Autumn Cascade


Well. Another thing happened on the field trip to the Capitol Grounds. We saw a cultivar of one of my favorite trees, the Nyssa sylvatica, or Black Gum. In the south these guys are also called Tupelos, and from their flowers bees make the famous Tupelo Honey (cue Jeff Tweedy).

I am pretty much obsessed with native plants, at least in part because I believe that developing a love for them in our gardens will keep the native ecosystem more intact while backyards get busy making up an increasing portion of the land. I mean give the caterpillars something to eat! You know how picky they are

And with so many of my friends in the woods troubled by newcomers and perhaps unlikely to be around for much longer, like the Ashes with their Ash borer, the Elms with Dutch Elm disease, and the ghostly remainders of old Chestnuts felled by the blight, I am suspicious of outsiders.

This has made me a big advocate for planting the Black Gum. It is lovely and turns a brilliant red in early September, maintaining it until at least around this time of year. There are some cultivars although I have read online that they don’t achieve the color as early or as brightly as our friends in the forest. But then I saw the Autumn Cascade. It is a WEEPING Black Gum. And its leaves are so red that it is hard to believe. A cultivar is the same species, but bred selectively, like a Golden Retriever or a really big potato, to enhance certain features. Some cultivars are not fertile. That is another way of saying they don’t produce fruit. That takes a bit out of my whole feed the hungry native animals thing. Fruit is one of the major food sources a tree provides. Come winter and the fruits on trees sustain most of our sweet overwintering bird friends. The Nyssa produces a little drupe that looks like a blue pomegranate seed. I do not know whether the Autumn Cascade cultivar fruits or not. Information has been a little hard to get because this dude was bred in Australia.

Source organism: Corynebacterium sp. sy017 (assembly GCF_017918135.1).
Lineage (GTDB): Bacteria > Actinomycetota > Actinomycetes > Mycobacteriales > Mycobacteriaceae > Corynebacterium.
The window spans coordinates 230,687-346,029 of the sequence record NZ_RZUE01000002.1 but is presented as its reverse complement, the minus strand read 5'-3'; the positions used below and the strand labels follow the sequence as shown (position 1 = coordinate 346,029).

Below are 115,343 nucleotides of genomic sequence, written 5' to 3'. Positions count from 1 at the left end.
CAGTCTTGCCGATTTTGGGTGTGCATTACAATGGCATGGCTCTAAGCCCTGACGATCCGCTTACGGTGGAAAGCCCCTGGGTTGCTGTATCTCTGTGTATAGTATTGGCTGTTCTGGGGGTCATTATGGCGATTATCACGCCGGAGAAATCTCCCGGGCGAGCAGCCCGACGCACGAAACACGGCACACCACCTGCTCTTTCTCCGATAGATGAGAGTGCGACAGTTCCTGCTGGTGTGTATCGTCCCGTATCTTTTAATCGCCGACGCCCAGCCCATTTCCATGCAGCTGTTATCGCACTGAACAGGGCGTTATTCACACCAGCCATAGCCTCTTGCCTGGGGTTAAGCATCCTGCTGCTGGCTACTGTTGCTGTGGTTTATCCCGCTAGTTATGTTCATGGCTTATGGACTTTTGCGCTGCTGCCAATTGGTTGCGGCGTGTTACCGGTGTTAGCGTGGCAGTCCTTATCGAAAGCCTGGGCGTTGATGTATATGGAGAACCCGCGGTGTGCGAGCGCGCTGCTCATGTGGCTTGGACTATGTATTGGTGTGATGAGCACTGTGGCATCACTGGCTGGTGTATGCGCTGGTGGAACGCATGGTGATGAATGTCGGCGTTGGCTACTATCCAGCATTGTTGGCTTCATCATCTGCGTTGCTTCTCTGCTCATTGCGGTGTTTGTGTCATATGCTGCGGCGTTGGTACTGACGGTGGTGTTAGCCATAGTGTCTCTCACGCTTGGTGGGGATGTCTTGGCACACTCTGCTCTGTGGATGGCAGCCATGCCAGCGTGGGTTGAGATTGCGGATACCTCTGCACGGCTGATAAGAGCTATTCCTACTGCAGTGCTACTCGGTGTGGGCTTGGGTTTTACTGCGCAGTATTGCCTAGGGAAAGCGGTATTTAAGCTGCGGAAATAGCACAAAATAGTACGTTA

This is about the trippiest thing I can think of. A native plant taken away for breeding and then returned to its homeland? Very confusing. But still a native I guess. If I moved to Australia I would have to give a little more thought to planting it. As far as I can tell it is only native to the East Coast of the US down through Texas and Florida. If you want one in your yard, I advise you to investigate its hardiness. I can say that despite whatever its care may not have been during the government shutdown, the one I saw in Washington DC looked happy as a clam. And far prettier.


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